Sunday, May 29, 2011

What is Gender?

What is Gender?

(In part inspired by:

So, this isn’t exactly an original topic. I know so little about this; I’ve only researched it a bit, and haven’t studied it at all. However, I think it’s a very interesting topic. Someone recently told me of the theory that sex (the noun, not the verb) is biological and gender is socially constructed. This had never occurred to me, but it immediately made sense.

Now, many girls are encouraged to wear blue and boys are given Barbies. Sure, the “traditional” gender roles still stick, but many parents of today don’t want their children to feel limited and inhibited by arbitrary societal constraints. Although many (most) fight for equality and equal opportunity of the sexes, there are myriad credible studies that find extreme trends with the sex of participants, and other psychological studies showing strong preferences and feelings associated with one of the sexes. I know that it’s not just stereotype.

Still, if one really goes back into thinking about girls and boys, when they are born, the only real difference between them is their body parts. That is sex of a person, the biological aspects of one’s body that typically identifies he/she as male or female.

The reason that men are often seen as more powerful than women is, in my opinion, often due to the antiquated views of the serious way back when, times that the woman was the nurturer and gatherer, and the husband was the hunter. He was given this job because it’s likely that he was more physically inclined to do so, as well as that the woman, as the one who birthed the children, was expected to care for them. In most developed countries, though, physical strength plays a minimal role in daily life. Yet, why is it that most boys feel drawn to pretending to hunt with Nerf guns whereas the girls pretend to mother Bitty Babies? How much of it is intrinsic? Could it be a social construct from thousands of years ago? Essentially, could nurture have become nature over time?

This might be so silly, and so invalid, but, as a child, most grouping has to do with gender/sex. When walking down the hallway, the kids are in two lines, male and female. But if sex is the only real concept present here, then why don’t they just get in two lines by hair color? Could our society progress that much? It seems so unsettling from the way things are now, but it could be remarkable. Imagine just being a person. Imagine just liking people, and we wouldn’t need to have the labels of sexual orientation we do now because people would just like people. It seems so pleasant, and it seems so right. We don’t need gender anymore for its practical reasons; our society is technologically developed beyond that. Sex in terms of biology will always be present, but doesn’t have to be prominent.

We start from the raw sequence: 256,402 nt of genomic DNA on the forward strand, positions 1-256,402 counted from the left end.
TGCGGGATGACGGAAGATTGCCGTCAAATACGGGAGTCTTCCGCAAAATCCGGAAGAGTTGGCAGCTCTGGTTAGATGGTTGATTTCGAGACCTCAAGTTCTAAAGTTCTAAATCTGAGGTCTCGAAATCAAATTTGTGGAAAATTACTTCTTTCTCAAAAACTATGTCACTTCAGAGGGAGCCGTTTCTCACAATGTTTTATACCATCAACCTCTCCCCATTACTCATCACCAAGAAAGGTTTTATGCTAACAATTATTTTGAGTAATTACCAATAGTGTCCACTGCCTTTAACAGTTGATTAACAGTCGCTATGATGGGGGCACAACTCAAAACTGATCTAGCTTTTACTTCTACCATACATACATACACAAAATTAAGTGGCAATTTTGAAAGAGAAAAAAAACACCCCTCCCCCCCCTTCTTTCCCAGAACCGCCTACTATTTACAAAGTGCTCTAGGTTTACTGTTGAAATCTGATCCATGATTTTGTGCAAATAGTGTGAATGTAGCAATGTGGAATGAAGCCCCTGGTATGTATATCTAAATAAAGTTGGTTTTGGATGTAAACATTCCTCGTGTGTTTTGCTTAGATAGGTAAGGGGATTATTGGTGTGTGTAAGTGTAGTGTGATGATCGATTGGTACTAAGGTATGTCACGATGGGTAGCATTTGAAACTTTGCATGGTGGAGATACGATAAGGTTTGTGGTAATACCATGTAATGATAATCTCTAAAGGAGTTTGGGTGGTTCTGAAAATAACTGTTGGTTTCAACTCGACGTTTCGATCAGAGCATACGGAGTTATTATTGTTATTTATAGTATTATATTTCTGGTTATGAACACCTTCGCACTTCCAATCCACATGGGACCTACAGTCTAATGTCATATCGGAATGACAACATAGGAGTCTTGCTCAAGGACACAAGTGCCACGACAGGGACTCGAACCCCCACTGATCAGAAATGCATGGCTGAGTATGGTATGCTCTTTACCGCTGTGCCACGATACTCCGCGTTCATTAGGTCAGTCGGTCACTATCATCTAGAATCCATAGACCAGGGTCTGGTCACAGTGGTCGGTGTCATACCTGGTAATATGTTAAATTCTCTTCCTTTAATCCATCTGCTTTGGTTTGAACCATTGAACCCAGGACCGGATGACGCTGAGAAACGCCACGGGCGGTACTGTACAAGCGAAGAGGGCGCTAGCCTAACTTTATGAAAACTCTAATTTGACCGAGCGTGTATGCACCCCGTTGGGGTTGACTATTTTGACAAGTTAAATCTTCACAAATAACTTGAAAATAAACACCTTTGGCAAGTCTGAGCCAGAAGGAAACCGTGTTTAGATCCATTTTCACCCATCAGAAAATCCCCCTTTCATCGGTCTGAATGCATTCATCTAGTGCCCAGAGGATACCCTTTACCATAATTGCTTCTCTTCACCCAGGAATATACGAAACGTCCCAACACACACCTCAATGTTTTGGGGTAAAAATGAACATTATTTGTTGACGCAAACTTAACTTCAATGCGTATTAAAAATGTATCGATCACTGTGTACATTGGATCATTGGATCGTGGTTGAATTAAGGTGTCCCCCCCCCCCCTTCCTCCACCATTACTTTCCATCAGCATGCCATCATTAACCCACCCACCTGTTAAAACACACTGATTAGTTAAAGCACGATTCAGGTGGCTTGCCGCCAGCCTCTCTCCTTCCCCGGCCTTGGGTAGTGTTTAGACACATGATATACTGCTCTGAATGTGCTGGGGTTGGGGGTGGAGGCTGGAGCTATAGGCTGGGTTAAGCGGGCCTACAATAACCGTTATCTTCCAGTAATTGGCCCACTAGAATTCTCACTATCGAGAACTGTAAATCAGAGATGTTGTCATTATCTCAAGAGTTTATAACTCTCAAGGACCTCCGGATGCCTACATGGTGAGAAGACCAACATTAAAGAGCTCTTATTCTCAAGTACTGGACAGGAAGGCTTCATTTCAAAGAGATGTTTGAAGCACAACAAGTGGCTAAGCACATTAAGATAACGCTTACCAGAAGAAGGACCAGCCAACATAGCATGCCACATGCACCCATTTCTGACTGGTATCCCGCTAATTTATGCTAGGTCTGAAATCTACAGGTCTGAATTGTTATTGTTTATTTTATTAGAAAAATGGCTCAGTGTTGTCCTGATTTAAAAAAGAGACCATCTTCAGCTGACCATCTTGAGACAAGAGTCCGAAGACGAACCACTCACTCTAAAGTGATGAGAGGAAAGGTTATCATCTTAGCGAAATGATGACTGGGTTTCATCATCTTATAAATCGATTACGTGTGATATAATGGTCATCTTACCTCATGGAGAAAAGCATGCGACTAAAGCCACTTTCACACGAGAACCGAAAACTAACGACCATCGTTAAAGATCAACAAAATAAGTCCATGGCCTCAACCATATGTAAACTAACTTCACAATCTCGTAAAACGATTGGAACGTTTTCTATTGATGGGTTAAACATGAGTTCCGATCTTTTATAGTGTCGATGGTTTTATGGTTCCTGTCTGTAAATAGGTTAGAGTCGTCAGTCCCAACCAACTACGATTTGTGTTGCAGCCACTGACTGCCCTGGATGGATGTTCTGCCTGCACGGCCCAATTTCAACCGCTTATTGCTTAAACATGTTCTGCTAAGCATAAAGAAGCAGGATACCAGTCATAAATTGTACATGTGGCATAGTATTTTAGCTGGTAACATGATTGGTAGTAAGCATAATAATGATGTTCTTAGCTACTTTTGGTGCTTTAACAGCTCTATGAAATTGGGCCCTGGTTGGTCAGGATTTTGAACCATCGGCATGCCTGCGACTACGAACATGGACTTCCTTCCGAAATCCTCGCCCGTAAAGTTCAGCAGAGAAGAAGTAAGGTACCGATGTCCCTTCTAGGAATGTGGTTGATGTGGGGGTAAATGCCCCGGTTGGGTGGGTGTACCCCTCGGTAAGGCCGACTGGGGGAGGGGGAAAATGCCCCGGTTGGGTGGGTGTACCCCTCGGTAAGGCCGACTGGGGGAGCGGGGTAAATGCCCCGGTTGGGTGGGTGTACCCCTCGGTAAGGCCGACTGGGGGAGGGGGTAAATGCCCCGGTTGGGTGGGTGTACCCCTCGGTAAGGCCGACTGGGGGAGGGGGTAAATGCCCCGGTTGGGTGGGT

1. Ah, yes. This subject is what makes a lot of feminists convert to the dark side. "I was a feminist in the 60s, but when gender studies said that gender is just a social construct, I SHOUTED ITS BIOLOGY. Feminists are stupid." Yes, sex is definitely biological (girls got her vajayjay, boys the weiner) but the term gender is misleading. I love that you can seperate them though cause of course what we consider what is "feminine" and what is "masculine" is usually deemed by society. Like Carl Jung, the psychologist said, we are all born with feminine and masculine personas, regardless of sex. I do believe that "gender", meaning the label of what a woman and a man should be, is a social construct. If you think about it, does wearing jeans or liking videogames mean you are a man? Or that wearing a skirt and liking pink means you are a girl? No.
    I found this interview VERY disturbing, especially since this crazy woman has no idea what feminism is and is putting words in the movements mouth. I had to rewind and replay the part where she said "ITS BIOLOGY!" at poor Michael Moore cause it was too hilarious.

  2. I totally agree with your last sentence, that is exactly one of the main problems when it comes to society and they're confusion between Sex and Gender. And I guess, it is not going to really change anytime soon, which is sad.

    Great post!

  3. You should read Gender Outlaw by Kate Bornstein. I think you'd really like it! You're like right on the edge of what Queer Theory is all about, which is breaking down barriers that say that sex and gender and sexuality are fixed... and they are not. It doesn't mean they aren't relevant, because people do experience them, but they're so highly constructed that once you start thinking about them it's very interesting. Even sex is socially constructed, like when doctors decide when a penis is too small to be a "normal" male or when a clitoris is too large to be a "normal" female and perform surgery on babies to make them have different genitalia. That's constructing sex!

  4. >Essentially, could nurture have become nature over time?<

    Wow--this is a fascinating concept. I do give more credence than many feminists to the concept of gender essentialism (I'm just careful whom I say this around, because in the wrong hands it quickly becomes "back to the kitchen, woman"), but had never considered this particular angle of it. We've evolved immensely quickly, after all, and this idea opens up interesting possibilities.

  5. @Cherokee- thanks! It might not change soon (enough), but I think it IS starting to change, which is super.

    @Liz- that's an interesting point. Thanks! I'll look into that book. I haven't read about queer theory very much, but am interested in it.

    @Autumn- I have no idea if that quote that I said and you restated is true... but it makes sense to me, and I'm glad you found it intriguing as well.